Gigabyte Aero 15 Y9 Review by Engadget

Looks good … but MSI gaming laptops are sexier 😛

With last year’s Aero 15X, Gigabyte managed an impressive feat: putting powerful gaming performance and long battery life into a 4.4-pound body. This year, the Taiwanese company is trying to top itself with the Aero 15 Y9, its new flagship laptop. Weighing just a bit more at 4.5 pounds, it’s now equipped with top-of-the-line components: an Intel i9-8950HK 6-core CPU and NVIDIA’s RTX 2080 Max-Q GPU.

The latter component has become rather controversial. NVIDIA revealed that the portable Max-Q version, while packing the same Turing Tu104 chip, is underclocked by up to half that of the desktop RTX 2080 GPU. It comes in an 80-Watt version with a 735-1,095MHz core clock and a faster, more power-hungry 90-Watt variant that runs at 990-1,230MHz. The desktop RTX 2080, meanwhile, runs at 1,515-1,710MHz — over double that of the lower-powered Max-Q version.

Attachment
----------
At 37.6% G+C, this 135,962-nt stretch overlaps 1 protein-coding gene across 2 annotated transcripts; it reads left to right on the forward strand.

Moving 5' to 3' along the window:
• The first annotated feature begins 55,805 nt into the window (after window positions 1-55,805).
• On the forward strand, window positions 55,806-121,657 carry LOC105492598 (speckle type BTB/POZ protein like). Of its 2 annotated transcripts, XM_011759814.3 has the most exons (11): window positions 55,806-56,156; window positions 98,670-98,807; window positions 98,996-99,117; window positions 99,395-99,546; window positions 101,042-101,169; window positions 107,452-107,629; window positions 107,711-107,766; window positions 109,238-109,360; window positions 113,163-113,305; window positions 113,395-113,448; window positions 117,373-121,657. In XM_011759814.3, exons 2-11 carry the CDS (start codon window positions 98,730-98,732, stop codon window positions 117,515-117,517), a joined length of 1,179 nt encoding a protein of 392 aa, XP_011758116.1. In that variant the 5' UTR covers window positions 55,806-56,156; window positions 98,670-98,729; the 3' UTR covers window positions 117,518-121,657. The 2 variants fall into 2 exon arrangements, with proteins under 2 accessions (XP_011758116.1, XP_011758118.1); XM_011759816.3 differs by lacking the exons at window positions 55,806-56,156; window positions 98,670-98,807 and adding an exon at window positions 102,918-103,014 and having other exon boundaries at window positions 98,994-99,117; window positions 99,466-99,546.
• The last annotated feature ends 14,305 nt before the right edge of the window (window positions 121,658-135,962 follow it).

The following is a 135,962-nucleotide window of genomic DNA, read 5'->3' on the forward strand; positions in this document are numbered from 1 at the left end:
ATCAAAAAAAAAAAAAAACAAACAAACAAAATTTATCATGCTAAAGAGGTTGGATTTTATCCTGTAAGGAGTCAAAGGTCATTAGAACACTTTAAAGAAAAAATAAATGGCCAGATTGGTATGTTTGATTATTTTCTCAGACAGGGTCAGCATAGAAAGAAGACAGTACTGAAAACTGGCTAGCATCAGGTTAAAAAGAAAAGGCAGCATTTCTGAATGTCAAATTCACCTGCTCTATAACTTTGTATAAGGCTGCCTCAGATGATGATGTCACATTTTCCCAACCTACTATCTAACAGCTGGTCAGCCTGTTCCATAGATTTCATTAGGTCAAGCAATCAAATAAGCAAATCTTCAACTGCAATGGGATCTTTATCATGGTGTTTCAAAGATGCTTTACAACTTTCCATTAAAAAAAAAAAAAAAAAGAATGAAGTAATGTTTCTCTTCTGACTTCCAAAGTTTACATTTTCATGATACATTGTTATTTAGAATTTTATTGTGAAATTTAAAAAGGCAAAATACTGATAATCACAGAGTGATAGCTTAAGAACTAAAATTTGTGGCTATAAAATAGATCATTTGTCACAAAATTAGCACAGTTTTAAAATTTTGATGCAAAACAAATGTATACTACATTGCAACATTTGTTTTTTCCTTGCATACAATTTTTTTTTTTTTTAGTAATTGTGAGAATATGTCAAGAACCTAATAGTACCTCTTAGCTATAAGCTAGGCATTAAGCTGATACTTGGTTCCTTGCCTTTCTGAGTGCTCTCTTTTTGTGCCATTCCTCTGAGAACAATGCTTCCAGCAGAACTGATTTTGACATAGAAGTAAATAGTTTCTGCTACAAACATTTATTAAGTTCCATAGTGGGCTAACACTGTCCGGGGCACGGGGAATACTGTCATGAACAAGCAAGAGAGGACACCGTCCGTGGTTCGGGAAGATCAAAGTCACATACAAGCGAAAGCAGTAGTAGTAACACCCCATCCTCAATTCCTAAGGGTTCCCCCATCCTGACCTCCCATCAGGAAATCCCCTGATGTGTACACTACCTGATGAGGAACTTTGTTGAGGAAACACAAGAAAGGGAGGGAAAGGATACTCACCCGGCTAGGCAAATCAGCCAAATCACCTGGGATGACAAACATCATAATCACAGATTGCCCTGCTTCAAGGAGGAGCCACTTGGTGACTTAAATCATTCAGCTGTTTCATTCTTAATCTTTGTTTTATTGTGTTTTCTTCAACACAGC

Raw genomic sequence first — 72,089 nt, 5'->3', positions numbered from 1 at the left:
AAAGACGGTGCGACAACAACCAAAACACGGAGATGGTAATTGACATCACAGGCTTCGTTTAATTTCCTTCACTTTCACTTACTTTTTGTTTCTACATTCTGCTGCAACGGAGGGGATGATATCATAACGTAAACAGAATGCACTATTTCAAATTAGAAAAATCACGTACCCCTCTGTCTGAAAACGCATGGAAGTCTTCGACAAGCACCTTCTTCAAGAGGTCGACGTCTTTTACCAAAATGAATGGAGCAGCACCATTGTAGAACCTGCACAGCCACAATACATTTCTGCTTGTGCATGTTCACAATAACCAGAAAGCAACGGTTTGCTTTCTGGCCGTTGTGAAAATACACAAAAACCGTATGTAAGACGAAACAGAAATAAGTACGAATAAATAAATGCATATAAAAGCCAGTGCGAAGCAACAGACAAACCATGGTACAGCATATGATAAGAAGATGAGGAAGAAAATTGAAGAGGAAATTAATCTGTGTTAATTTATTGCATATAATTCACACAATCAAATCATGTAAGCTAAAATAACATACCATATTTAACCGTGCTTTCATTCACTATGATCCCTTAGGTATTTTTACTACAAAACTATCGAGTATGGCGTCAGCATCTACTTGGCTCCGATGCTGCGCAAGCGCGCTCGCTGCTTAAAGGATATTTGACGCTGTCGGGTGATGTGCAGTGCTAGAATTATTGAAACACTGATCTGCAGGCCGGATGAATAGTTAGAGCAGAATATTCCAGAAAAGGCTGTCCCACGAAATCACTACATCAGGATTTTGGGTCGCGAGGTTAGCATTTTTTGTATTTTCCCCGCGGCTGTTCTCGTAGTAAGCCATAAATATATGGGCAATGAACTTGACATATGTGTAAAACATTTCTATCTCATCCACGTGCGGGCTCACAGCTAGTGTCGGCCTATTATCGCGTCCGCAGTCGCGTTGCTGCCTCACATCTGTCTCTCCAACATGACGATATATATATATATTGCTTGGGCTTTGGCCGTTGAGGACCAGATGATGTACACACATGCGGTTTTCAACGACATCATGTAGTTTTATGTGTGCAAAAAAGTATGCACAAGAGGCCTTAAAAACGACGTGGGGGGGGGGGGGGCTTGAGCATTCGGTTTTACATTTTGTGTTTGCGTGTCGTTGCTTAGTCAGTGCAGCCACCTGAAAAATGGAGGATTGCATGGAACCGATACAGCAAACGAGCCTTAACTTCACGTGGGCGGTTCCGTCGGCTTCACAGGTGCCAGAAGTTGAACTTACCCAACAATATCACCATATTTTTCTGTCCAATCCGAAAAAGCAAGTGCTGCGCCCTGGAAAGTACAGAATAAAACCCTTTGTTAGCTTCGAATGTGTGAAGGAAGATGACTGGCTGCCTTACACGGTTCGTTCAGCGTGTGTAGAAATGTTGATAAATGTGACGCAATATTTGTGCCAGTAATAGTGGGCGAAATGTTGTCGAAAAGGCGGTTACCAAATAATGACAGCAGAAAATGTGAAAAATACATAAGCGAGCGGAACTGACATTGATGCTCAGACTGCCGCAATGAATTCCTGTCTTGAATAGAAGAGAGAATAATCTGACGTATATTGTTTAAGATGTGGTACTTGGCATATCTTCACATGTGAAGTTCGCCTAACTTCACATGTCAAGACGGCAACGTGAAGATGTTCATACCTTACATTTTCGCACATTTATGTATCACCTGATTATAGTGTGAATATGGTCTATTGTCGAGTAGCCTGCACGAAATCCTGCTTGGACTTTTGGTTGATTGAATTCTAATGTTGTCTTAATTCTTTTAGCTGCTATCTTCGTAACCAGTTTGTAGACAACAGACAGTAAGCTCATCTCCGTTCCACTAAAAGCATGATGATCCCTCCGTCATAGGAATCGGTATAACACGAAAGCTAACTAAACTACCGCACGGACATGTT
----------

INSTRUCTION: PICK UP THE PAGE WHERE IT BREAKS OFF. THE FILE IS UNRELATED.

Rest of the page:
So performance and battery life depend on which chip the manufacturer uses and how much it’s overclocked, which brings us back to the Aero 15 Y9. It’s the first RTX 2080 Max-Q laptop we’ve tested, so I was interested to see how Gigabyte handled it. The good news is that performance is definitely better. But it’s not that great a leap and, unfortunately, it’s much costlier. Some of the other defining qualities of the last Aero have been lost, too.


  • Very light and slim
  • Top-notch gaming and graphics performance
  • Keyboard and touchpad feel great
  • 4K display is bright and colorful
  • Plenty of ports


  • Microsoft Azure AI features not that useful yet
  • Low refresh rates for gaming
  • Expensive



Gigabyte continues to lead the way with powerful yet small gaming laptops. At 4.5 pounds, the Aero 15 Y9 is one of the lightest 15.6-inch models you can buy, but packs a one-two CPU and GPU punch that can knock down any game or graphics creation task. The 4K display is bright and colorful, but limits the battery life and gaming performance compared to 1080p models. Unfortunately, the AI software doesn’t help gaming performance much yet. It’s also expensive, but pricing should be comparable to rival models once they’re released.

Source: Engadget


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